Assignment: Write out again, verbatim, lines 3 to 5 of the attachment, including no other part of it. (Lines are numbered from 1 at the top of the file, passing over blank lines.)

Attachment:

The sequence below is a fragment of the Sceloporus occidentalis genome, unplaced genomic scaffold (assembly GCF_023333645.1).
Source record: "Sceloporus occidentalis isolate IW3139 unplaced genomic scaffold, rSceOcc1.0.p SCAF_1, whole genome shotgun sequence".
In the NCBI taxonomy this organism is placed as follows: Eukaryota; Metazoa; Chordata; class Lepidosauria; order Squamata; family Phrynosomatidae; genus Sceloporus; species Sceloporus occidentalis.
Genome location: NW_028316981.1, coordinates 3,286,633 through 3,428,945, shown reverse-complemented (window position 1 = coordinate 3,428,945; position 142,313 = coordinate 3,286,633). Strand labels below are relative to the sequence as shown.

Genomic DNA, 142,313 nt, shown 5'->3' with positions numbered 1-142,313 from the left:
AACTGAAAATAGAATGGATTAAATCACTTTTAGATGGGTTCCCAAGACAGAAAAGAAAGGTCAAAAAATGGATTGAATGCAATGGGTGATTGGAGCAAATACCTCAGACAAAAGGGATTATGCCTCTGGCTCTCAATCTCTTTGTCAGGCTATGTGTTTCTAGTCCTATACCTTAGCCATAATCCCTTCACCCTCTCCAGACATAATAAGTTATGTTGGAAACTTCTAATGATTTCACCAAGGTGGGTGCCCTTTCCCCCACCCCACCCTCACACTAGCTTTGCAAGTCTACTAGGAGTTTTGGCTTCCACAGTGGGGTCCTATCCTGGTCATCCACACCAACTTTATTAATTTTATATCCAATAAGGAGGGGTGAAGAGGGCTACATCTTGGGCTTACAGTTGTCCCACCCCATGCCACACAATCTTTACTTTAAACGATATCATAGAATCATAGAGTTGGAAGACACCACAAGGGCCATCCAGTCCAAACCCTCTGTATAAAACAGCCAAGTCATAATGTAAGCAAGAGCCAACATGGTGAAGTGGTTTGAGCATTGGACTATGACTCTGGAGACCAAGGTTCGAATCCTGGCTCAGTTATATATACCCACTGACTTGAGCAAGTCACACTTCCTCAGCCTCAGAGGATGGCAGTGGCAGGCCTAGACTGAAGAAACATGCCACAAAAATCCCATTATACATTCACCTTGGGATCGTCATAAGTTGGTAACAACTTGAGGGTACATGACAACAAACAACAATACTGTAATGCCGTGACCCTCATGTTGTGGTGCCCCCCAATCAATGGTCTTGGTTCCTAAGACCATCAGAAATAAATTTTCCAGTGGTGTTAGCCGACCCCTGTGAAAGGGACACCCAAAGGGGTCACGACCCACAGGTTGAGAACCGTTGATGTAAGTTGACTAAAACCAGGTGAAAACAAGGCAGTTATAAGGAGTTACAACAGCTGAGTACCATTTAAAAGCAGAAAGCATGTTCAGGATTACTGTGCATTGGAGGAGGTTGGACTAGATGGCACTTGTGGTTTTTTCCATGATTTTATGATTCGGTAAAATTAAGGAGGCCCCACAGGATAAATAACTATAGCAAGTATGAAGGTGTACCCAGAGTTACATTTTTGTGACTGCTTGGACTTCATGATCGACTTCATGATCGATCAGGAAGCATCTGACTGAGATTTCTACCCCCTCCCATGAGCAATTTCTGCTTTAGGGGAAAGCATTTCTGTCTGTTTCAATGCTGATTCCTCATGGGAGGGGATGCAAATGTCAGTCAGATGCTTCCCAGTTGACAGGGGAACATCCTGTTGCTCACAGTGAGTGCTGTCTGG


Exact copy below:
In the NCBI taxonomy this organism is placed as follows: Eukaryota; Metazoa; Chordata; class Lepidosauria; order Squamata; family Phrynosomatidae; genus Sceloporus; species Sceloporus occidentalis.
Genome location: NW_028316981.1, coordinates 3,286,633 through 3,428,945, shown reverse-complemented (window position 1 = coordinate 3,428,945; position 142,313 = coordinate 3,286,633). Strand labels below are relative to the sequence as shown.

Genomic DNA, 142,313 nt, shown 5'->3' with positions numbered 1-142,313 from the left: